Balanced Scorecard Essay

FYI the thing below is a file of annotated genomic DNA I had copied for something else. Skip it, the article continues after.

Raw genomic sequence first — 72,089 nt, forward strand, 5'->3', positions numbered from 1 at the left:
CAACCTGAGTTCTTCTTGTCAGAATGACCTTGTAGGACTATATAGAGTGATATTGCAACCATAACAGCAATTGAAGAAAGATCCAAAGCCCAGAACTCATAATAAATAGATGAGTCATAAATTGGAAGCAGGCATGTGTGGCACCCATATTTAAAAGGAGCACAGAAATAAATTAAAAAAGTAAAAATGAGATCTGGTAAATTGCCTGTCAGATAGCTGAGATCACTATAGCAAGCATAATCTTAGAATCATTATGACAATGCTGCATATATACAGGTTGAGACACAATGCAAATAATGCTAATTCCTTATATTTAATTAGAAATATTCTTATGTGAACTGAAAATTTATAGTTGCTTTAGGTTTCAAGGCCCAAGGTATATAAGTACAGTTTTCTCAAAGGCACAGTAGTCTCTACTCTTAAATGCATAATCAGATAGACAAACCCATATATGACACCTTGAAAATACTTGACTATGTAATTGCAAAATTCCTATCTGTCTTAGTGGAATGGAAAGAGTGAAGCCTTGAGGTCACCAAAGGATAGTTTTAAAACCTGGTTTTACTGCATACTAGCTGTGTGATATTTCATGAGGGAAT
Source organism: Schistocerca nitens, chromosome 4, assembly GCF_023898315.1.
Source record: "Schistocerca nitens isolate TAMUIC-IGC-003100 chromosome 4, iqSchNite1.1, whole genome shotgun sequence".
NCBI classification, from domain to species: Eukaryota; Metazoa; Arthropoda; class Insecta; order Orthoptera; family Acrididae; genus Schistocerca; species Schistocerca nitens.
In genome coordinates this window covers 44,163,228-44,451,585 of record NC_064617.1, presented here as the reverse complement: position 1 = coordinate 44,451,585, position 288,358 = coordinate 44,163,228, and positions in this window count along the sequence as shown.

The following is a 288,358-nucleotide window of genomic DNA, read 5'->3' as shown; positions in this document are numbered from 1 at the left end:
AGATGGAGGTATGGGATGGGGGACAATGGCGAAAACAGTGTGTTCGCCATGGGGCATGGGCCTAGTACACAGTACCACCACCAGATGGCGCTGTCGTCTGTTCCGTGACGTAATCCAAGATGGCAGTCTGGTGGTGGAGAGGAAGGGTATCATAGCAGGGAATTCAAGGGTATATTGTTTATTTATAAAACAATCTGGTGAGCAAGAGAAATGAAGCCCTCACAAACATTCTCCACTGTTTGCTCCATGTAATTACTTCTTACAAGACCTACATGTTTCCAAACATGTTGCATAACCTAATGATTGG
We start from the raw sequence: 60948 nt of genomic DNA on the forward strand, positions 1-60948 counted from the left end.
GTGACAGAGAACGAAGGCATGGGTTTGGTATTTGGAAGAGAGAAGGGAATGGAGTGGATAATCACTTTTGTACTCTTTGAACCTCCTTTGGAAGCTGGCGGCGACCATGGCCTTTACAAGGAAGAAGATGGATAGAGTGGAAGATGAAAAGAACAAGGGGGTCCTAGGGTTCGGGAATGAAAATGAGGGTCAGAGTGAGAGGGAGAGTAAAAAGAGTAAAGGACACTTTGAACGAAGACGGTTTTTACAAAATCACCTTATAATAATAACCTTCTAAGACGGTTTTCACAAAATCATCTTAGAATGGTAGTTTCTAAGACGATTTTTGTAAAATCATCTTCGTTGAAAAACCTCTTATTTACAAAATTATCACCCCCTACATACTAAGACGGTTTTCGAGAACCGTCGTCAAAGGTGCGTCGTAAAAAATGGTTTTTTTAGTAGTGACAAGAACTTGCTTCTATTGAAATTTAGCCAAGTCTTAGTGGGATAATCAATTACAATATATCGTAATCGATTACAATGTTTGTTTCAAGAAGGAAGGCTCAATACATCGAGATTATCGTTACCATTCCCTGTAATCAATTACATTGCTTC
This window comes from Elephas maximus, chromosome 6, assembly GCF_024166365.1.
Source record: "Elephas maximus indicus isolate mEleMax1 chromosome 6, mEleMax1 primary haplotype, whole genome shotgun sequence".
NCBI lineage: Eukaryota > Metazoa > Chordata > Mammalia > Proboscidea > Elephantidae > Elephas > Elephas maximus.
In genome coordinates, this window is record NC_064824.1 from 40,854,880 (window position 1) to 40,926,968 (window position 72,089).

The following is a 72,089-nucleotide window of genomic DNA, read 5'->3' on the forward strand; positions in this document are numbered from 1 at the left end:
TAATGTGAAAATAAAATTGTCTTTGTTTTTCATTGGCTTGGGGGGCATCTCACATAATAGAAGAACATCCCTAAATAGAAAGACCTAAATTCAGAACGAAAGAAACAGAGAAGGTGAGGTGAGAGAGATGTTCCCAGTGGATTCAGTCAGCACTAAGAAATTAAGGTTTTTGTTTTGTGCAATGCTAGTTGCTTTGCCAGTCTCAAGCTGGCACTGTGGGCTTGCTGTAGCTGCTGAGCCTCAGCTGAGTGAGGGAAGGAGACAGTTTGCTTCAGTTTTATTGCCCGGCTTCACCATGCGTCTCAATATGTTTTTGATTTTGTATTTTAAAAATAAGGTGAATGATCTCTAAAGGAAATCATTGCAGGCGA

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HISTORY OF THE BALANCED SCORECARD In 1992, an article by Robert Kaplan and David Norton entitled "The Balanced Scorecard - Measures that Drive Performance" in the Harvard Business Review caused a lot of attention for their method, and led to their business bestseller, "The Balanced Scorecard: Translating Strategy into Action", published in 1996. The financial performance of an organization is essential for its success. Even non-profit organizations must deal in a sensible way with funds they receive. However, a pure financial approach for managing organizations suffers from two drawbacks: * It is historical. Whilst it tells us what has happened to the organization, it may not tell us what is currently happening. Nor it is a good indicator of future performance. * It is too low. It is common for the current market value of an organization to exceed the market value of its assets. Tobin's-q measures the ratio of the value of a company's assets to its market value. The excess value is resulting from intangible assets. This kind of value is not measured by normal financial reporting. THE 4 PERSPECTIVES OF THE BALANCED SCORECARD The Balanced Scorecard method of Kaplan and Norton is a strategic approach, and performance management system, that enables organizations to translate a company's vision and strategy into implementation, working from 4 perspectives: 1. Financial perspective. 2. Customer perspective. 3. Business process perspective. 4. Learning and growth perspective. This allows the monitoring of present performance, but the method also tries to capture information about how well the organization is positioned to perform in the future. BENEFITS OF THE BALANCED SCORECARD Kaplan and Norton cite the following benefits of the usage of the Balanced Scorecard: * Focusing the whole organization on the few key things needed to
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